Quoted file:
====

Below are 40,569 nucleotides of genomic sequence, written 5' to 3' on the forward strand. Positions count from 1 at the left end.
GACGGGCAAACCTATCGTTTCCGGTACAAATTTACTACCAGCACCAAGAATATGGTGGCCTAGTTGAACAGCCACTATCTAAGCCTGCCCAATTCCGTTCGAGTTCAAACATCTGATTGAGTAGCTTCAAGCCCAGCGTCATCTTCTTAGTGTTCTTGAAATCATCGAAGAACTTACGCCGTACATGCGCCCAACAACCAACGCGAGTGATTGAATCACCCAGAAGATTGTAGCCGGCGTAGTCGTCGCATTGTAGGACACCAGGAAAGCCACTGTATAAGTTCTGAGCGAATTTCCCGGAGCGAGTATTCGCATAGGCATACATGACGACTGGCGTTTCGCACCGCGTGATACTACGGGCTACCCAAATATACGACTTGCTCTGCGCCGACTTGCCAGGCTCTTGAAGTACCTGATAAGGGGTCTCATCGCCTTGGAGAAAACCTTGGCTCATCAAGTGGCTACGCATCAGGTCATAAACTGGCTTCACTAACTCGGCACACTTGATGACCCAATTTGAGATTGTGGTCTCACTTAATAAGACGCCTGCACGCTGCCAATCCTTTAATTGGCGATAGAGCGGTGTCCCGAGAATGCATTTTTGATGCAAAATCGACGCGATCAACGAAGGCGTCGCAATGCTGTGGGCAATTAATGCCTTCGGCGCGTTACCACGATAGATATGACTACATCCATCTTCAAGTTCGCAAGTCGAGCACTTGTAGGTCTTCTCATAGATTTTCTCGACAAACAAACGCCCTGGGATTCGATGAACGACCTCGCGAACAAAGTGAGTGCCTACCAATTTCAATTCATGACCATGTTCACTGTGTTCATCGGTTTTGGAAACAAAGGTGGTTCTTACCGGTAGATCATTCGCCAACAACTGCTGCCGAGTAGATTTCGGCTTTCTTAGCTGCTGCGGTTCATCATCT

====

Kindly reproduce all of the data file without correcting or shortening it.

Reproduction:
Below are 40,569 nucleotides of genomic sequence, written 5' to 3' on the forward strand. Positions count from 1 at the left end.
GACGGGCAAACCTATCGTTTCCGGTACAAATTTACTACCAGCACCAAGAATATGGTGGCCTAGTTGAACAGCCACTATCTAAGCCTGCCCAATTCCGTTCGAGTTCAAACATCTGATTGAGTAGCTTCAAGCCCAGCGTCATCTTCTTAGTGTTCTTGAAATCATCGAAGAACTTACGCCGTACATGCGCCCAACAACCAACGCGAGTGATTGAATCACCCAGAAGATTGTAGCCGGCGTAGTCGTCGCATTGTAGGACACCAGGAAAGCCACTGTATAAGTTCTGAGCGAATTTCCCGGAGCGAGTATTCGCATAGGCATACATGACGACTGGCGTTTCGCACCGCGTGATACTACGGGCTACCCAAATATACGACTTGCTCTGCGCCGACTTGCCAGGCTCTTGAAGTACCTGATAAGGGGTCTCATCGCCTTGGAGAAAACCTTGGCTCATCAAGTGGCTACGCATCAGGTCATAAACTGGCTTCACTAACTCGGCACACTTGATGACCCAATTTGAGATTGTGGTCTCACTTAATAAGACGCCTGCACGCTGCCAATCCTTTAATTGGCGATAGAGCGGTGTCCCGAGAATGCATTTTTGATGCAAAATCGACGCGATCAACGAAGGCGTCGCAATGCTGTGGGCAATTAATGCCTTCGGCGCGTTACCACGATAGATATGACTACATCCATCTTCAAGTTCGCAAGTCGAGCACTTGTAGGTCTTCTCATAGATTTTCTCGACAAACAAACGCCCTGGGATTCGATGAACGACCTCGCGAACAAAGTGAGTGCCTACCAATTTCAATTCATGACCATGTTCACTGTGTTCATCGGTTTTGGAAACAAAGGTGGTTCTTACCGGTAGATCATTCGCCAACAACTGCTGCCGAGTAGATTTCGGCTTTCTTAGCTGCTGCGGTTCATCATCT